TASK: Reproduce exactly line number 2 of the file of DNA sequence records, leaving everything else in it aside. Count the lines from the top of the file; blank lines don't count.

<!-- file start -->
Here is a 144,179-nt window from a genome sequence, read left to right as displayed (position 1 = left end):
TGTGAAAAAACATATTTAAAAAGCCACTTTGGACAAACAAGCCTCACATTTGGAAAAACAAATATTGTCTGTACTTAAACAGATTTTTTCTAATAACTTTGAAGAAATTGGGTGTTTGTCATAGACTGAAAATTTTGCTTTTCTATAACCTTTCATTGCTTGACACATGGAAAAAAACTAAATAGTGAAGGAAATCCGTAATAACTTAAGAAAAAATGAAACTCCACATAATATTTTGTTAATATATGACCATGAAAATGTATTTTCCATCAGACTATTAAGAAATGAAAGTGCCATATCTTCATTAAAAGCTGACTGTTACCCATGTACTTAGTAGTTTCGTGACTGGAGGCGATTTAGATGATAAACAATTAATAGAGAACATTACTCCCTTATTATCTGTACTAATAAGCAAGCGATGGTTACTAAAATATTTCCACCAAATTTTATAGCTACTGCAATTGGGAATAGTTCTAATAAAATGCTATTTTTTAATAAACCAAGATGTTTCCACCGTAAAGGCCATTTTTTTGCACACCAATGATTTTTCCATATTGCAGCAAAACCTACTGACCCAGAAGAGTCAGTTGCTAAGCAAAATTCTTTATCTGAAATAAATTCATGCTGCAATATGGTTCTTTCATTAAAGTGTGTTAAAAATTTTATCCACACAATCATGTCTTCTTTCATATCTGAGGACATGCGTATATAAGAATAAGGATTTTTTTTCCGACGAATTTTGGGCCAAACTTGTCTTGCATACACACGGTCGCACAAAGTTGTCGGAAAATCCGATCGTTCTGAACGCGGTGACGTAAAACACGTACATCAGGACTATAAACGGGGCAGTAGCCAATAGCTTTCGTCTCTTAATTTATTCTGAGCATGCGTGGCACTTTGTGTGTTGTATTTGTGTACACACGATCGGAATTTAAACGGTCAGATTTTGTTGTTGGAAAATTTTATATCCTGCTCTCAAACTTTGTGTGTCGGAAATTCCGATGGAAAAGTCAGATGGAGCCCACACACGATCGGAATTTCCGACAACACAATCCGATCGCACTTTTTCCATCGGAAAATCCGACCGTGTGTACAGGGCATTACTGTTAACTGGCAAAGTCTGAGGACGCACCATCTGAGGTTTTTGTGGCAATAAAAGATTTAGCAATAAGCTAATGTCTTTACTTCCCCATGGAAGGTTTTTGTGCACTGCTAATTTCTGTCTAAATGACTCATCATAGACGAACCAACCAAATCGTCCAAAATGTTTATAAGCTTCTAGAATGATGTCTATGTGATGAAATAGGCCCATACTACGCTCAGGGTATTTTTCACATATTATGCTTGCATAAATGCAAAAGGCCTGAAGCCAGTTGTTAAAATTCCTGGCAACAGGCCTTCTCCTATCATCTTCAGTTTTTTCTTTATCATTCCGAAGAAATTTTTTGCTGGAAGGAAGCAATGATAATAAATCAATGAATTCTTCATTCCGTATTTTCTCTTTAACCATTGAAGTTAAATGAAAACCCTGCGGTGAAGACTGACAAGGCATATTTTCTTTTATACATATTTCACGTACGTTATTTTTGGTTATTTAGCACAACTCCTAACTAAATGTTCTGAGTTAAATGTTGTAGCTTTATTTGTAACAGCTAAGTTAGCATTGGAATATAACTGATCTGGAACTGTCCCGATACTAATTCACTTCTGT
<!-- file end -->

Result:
TGTGAAAAAACATATTTAAAAAGCCACTTTGGACAAACAAGCCTCACATTTGGAAAAACAAATATTGTCTGTACTTAAACAGATTTTTTCTAATAACTTTGAAGAAATTGGGTGTTTGTCATAGACTGAAAATTTTGCTTTTCTATAACCTTTCATTGCTTGACACATGGAAAAAAACTAAATAGTGAAGGAAATCCGTAATAACTTAAGAAAAAATGAAACTCCACATAATATTTTGTTAATATATGACCATGAAAATGTATTTTCCATCAGACTATTAAGAAATGAAAGTGCCATATCTTCATTAAAAGCTGACTGTTACCCATGTACTTAGTAGTTTCGTGACTGGAGGCGATTTAGATGATAAACAATTAATAGAGAACATTACTCCCTTATTATCTGTACTAATAAGCAAGCGATGGTTACTAAAATATTTCCACCAAATTTTATAGCTACTGCAATTGGGAATAGTTCTAATAAAATGCTATTTTTTAATAAACCAAGATGTTTCCACCGTAAAGGCCATTTTTTTGCACACCAATGATTTTTCCATATTGCAGCAAAACCTACTGACCCAGAAGAGTCAGTTGCTAAGCAAAATTCTTTATCTGAAATAAATTCATGCTGCAATATGGTTCTTTCATTAAAGTGTGTTAAAAATTTTATCCACACAATCATGTCTTCTTTCATATCTGAGGACATGCGTATATAAGAATAAGGATTTTTTTTCCGACGAATTTTGGGCCAAACTTGTCTTGCATACACACGGTCGCACAAAGTTGTCGGAAAATCCGATCGTTCTGAACGCGGTGACGTAAAACACGTACATCAGGACTATAAACGGGGCAGTAGCCAATAGCTTTCGTCTCTTAATTTATTCTGAGCATGCGTGGCACTTTGTGTGTTGTATTTGTGTACACACGATCGGAATTTAAACGGTCAGATTTTGTTGTTGGAAAATTTTATATCCTGCTCTCAAACTTTGTGTGTCGGAAATTCCGATGGAAAAGTCAGATGGAGCCCACACACGATCGGAATTTCCGACAACACAATCCGATCGCACTTTTTCCATCGGAAAATCCGACCGTGTGTACAGGGCATTACTGTTAACTGGCAAAGTCTGAGGACGCACCATCTGAGGTTTTTGTGGCAATAAAAGATTTAGCAATAAGCTAATGTCTTTACTTCCCCATGGAAGGTTTTTGTGCACTGCTAATTTCTGTCTAAATGACTCATCATAGACGAACCAACCAAATCGTCCAAAATGTTTATAAGCTTCTAGAATGATGTCTATGTGATGAAATAGGCCCATACTACGCTCAGGGTATTTTTCACATATTATGCTTGCATAAATGCAAAAGGCCTGAAGCCAGTTGTTAAAATTCCTGGCAACAGGCCTTCTCCTATCATCTTCAGTTTTTTCTTTATCATTCCGAAGAAATTTTTTGCTGGAAGGAAGCAATGATAATAAATCAATGAATTCTTCATTCCGTATTTTCTCTTTAACCATTGAAGTTAAATGAAAACCCTGCGGTGAAGACTGACAAGGCATATTTTCTTTTATACATATTTCACGTACGTTATTTTTGGTTATTTAGCACAACTCCTAACTAAATGTTCTGAGTTAAATGTTGTAGCTTTATTTGTAACAGCTAAGTTAGCATTGGAATATAACTGATCTGGAACTGTCCCGATACTAATTCACTTCTGT